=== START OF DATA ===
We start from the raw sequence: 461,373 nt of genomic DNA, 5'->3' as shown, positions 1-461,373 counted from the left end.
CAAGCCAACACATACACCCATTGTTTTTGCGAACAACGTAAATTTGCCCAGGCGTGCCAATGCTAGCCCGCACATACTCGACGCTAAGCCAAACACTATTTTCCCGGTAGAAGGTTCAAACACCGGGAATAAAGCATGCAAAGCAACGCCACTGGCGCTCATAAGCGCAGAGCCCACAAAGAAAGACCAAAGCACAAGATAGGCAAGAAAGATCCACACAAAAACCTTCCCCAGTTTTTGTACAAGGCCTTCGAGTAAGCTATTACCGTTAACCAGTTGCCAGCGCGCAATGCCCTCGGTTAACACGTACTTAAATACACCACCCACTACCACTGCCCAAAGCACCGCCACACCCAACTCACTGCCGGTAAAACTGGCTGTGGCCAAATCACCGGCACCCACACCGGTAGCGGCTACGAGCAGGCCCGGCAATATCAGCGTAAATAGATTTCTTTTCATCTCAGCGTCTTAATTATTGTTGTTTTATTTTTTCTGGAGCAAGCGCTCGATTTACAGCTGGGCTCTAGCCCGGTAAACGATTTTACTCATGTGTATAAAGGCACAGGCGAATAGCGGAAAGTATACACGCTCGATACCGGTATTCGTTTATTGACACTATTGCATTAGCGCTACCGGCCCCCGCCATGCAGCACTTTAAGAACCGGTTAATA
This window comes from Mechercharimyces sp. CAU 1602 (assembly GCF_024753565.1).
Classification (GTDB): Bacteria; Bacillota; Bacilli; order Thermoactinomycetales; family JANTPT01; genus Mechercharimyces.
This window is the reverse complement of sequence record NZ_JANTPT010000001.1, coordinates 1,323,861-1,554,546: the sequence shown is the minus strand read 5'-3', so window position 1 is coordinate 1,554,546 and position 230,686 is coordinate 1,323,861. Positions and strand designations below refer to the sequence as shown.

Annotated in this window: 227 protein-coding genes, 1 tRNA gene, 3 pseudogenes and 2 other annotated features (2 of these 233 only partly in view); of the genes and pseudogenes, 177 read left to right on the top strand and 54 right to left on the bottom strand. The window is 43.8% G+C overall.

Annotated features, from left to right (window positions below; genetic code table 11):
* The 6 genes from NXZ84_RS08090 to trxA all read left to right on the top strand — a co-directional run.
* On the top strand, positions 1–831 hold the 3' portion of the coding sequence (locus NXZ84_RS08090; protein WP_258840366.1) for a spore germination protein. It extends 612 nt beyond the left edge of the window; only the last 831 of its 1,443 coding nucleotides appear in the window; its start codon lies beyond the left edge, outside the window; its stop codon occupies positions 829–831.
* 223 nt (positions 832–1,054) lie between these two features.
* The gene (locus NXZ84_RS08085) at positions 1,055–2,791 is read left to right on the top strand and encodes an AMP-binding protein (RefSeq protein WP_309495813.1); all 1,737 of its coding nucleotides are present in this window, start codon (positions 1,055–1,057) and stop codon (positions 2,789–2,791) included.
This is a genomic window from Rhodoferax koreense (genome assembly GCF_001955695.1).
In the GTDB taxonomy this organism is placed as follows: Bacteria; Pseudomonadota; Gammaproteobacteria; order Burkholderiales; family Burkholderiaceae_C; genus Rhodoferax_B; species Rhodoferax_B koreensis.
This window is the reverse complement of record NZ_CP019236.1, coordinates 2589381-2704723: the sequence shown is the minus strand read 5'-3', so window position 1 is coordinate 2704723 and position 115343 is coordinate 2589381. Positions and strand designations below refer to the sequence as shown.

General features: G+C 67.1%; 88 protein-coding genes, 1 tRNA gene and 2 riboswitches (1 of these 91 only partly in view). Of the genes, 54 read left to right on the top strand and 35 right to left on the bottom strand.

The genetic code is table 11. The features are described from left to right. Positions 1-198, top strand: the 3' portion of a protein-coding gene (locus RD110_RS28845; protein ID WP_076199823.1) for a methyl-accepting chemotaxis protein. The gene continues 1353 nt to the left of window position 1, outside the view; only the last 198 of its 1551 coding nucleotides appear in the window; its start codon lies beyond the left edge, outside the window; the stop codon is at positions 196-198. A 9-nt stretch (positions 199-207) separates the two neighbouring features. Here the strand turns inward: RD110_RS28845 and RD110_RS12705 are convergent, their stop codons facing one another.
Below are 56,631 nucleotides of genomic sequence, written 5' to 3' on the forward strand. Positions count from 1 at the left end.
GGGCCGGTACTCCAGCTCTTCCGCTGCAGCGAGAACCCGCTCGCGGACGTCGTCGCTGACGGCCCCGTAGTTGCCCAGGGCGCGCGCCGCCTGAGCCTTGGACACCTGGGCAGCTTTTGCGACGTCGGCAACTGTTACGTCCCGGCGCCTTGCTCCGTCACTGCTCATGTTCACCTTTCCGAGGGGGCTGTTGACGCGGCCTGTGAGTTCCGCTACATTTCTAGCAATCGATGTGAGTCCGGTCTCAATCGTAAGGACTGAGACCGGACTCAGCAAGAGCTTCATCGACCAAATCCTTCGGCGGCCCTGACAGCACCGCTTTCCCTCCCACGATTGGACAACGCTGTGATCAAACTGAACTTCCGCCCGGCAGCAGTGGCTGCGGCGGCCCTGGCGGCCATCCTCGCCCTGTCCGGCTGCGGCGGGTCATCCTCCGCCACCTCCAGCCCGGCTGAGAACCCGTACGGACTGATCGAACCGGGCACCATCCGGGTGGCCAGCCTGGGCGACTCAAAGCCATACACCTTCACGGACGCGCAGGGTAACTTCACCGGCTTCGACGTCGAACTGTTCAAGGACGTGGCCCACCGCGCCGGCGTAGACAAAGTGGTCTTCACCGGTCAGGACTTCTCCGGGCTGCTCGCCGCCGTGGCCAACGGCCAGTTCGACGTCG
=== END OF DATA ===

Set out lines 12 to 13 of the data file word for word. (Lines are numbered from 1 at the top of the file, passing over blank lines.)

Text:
This is a genomic window from Rhodoferax koreense (genome assembly GCF_001955695.1).
In the GTDB taxonomy this organism is placed as follows: Bacteria; Pseudomonadota; Gammaproteobacteria; order Burkholderiales; family Burkholderiaceae_C; genus Rhodoferax_B; species Rhodoferax_B koreensis.